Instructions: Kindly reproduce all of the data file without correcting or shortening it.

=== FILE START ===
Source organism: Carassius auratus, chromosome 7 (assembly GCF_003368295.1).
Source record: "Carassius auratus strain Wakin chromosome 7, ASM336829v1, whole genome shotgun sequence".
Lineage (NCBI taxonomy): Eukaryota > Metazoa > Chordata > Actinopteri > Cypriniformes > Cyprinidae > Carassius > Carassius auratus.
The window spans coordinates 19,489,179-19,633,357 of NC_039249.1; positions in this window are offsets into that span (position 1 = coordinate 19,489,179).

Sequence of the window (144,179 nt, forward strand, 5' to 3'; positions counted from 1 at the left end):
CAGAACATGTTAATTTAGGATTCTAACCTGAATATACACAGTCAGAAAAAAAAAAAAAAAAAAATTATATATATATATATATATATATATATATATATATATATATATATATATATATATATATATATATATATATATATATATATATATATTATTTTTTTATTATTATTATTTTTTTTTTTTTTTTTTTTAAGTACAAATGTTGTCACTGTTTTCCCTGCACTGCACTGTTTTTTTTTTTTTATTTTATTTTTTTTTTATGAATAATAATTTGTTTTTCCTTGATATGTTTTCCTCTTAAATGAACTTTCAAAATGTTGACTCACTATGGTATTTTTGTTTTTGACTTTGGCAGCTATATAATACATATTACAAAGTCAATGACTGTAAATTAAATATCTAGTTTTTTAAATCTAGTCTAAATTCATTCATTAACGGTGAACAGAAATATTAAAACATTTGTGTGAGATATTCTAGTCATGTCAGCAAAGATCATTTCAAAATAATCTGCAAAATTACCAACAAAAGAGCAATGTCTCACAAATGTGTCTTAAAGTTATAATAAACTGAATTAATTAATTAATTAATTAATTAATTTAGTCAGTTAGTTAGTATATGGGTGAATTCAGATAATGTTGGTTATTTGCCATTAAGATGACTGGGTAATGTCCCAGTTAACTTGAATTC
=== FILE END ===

Source organism: Carassius auratus, chromosome 7 (assembly GCF_003368295.1).
Source record: "Carassius auratus strain Wakin chromosome 7, ASM336829v1, whole genome shotgun sequence".
Lineage (NCBI taxonomy): Eukaryota > Metazoa > Chordata > Actinopteri > Cypriniformes > Cyprinidae > Carassius > Carassius auratus.
The window spans coordinates 19,489,179-19,633,357 of NC_039249.1; positions in this window are offsets into that span (position 1 = coordinate 19,489,179).

Sequence of the window (144,179 nt, forward strand, 5' to 3'; positions counted from 1 at the left end):
CAGAACATGTTAATTTAGGATTCTAACCTGAATATACACAGTCAGAAAAAAAAAAAAAAAAAAATTATATATATATATATATATATATATATATATATATATATATATATATATATATATATATATATATATATATATATATATATATATATTATTTTTTTATTATTATTATTTTTTTTTTTTTTTTTTTTAAGTACAAATGTTGTCACTGTTTTCCCTGCACTGCACTGTTTTTTTTTTTTTATTTTATTTTTTTTTTATGAATAATAATTTGTTTTTCCTTGATATGTTTTCCTCTTAAATGAACTTTCAAAATGTTGACTCACTATGGTATTTTTGTTTTTGACTTTGGCAGCTATATAATACATATTACAAAGTCAATGACTGTAAATTAAATATCTAGTTTTTTAAATCTAGTCTAAATTCATTCATTAACGGTGAACAGAAATATTAAAACATTTGTGTGAGATATTCTAGTCATGTCAGCAAAGATCATTTCAAAATAATCTGCAAAATTACCAACAAAAGAGCAATGTCTCACAAATGTGTCTTAAAGTTATAATAAACTGAATTAATTAATTAATTAATTAATTAATTTAGTCAGTTAGTTAGTATATGGGTGAATTCAGATAATGTTGGTTATTTGCCATTAAGATGACTGGGTAATGTCCCAGTTAACTTGAATTC